Some Meanings of Communicative Competence for Second Language Students

Mary E McGroarty

Research output: Contribution to journalArticlepeer-review

14 Scopus citations


This article discusses three distinct groups of ESL users and considers some of the language skills which the speakers in these groups need in order to participate effectively in their particular situations. A review of data from observational and correlational studies and from needs analyses conducted by curriculum designers suggests that the communicative skills which need to be taught to second language students preparing for, or already in, these situations vary considerably. Occupational students of ESL, for example, need various types of listening comprehension and conversational skills, while university teaching assistants need to produce phonologically acceptable and fluent connected discourse in order to be rated as successful. Students in elementary and secondary schools need more diverse language skills, some related to literacy, in order to make normal progress in school. Of particular importance in the school setting is mastery and use of context‐reduced language, a text‐related type of language observed principally in formal school contexts. Furthermore, evidence suggests that the language skills which elementary and secondary students need can vary developmentally as well as contextually. Thus, communicative competence, as a concept, can mean different things for different groups of students; program planners, administrators, and teachers will be able to provide better instruction only after considering the specific communicative needs of specific learners in terms of the specific purposes for which the language is to be used. 1984 TESOL International Association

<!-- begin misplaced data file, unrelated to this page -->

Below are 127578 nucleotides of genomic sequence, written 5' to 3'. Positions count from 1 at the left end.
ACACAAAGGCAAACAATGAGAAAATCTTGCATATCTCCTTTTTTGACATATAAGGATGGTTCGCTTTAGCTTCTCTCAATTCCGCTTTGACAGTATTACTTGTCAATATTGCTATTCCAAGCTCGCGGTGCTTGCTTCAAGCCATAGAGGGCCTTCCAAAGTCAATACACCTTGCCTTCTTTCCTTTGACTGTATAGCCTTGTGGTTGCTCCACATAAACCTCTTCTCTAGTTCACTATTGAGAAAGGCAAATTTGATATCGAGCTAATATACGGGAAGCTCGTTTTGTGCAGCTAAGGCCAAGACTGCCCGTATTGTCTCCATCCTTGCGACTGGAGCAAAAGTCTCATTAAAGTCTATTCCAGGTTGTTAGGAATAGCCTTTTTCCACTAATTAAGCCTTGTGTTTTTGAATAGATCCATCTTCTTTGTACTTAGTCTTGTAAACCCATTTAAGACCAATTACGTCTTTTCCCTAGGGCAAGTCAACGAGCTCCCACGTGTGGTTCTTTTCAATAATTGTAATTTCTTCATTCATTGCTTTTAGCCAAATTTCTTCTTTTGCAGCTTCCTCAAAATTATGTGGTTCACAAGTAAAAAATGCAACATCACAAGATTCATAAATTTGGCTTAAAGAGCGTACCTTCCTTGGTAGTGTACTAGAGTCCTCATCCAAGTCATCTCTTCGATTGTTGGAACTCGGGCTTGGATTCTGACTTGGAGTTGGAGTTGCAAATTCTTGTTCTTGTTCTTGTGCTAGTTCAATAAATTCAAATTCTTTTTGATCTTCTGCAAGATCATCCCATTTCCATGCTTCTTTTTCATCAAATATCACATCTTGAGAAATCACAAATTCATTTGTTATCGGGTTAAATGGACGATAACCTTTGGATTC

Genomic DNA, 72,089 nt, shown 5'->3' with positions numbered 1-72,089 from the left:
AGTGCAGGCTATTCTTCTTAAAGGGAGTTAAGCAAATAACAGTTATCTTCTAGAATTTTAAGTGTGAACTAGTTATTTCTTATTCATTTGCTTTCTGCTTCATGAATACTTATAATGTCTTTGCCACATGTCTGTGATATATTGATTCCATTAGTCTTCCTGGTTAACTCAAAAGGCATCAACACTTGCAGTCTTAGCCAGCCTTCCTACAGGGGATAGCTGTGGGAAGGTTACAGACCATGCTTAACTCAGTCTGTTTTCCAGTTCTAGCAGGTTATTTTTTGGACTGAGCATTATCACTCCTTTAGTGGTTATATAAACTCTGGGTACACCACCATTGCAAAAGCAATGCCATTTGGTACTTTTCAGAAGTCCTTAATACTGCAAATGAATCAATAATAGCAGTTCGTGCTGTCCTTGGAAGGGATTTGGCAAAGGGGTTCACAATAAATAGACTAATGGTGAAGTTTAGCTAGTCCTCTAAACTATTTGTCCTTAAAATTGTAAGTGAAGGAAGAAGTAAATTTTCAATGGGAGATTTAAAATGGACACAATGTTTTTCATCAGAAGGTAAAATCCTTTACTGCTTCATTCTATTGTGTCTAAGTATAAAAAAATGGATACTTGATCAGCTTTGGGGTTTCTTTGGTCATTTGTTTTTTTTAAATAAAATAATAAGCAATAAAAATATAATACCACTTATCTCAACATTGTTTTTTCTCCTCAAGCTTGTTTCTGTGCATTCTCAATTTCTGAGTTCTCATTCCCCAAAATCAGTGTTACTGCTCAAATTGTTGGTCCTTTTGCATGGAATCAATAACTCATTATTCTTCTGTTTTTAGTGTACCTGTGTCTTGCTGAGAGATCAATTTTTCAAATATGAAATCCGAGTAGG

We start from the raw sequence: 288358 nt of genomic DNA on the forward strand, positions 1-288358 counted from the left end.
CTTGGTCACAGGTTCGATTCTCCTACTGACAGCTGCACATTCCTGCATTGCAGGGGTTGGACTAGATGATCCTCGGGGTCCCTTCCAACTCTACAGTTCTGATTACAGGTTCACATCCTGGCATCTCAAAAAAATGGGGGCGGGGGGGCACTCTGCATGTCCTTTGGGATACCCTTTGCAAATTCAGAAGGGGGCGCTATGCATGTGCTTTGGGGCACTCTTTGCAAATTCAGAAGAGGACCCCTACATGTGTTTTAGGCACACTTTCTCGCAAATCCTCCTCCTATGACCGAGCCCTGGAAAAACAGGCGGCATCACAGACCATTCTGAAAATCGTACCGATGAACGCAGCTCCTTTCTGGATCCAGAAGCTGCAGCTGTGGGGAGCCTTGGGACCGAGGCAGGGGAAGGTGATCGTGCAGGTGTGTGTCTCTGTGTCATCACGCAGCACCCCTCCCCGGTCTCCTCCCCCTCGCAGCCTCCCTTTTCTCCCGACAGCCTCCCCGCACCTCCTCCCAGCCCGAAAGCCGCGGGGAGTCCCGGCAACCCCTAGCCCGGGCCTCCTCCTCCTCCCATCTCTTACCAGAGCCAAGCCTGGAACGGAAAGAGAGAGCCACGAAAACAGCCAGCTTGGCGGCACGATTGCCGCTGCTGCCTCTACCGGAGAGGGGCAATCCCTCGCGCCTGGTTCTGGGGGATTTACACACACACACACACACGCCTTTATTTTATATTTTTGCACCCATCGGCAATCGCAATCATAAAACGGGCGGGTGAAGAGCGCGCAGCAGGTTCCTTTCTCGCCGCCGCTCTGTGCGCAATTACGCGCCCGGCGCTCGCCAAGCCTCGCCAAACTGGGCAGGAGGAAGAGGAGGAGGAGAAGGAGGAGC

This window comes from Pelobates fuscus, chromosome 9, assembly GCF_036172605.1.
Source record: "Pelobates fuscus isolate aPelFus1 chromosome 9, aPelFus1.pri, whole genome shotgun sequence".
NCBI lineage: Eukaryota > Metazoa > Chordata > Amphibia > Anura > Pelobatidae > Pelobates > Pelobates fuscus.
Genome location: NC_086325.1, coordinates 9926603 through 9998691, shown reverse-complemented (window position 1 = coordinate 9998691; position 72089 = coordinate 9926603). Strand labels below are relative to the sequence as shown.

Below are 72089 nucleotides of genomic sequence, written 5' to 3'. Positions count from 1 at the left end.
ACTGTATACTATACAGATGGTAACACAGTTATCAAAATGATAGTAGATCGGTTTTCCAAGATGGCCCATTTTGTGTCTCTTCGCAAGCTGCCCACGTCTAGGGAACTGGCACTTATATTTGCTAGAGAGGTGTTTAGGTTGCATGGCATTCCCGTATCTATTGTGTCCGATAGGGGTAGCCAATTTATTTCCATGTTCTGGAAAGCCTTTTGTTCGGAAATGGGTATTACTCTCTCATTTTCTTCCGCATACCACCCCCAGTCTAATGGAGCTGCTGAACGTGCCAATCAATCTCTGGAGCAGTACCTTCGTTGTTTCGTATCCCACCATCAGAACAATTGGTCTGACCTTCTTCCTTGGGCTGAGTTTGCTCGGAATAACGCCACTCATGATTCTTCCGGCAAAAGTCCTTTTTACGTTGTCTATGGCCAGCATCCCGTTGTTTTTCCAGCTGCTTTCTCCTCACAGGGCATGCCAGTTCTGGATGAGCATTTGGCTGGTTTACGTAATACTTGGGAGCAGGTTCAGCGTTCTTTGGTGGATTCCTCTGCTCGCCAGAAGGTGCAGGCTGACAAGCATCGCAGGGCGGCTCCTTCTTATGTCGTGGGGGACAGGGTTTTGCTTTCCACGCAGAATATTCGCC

Original languageEnglish (US)
Pages (from-to)257-272
Number of pages16
JournalTESOL Quarterly
Issue number2
StatePublished - Jun 1984

ASJC Scopus subject areas

  • Education
  • Language and Linguistics
  • Linguistics and Language


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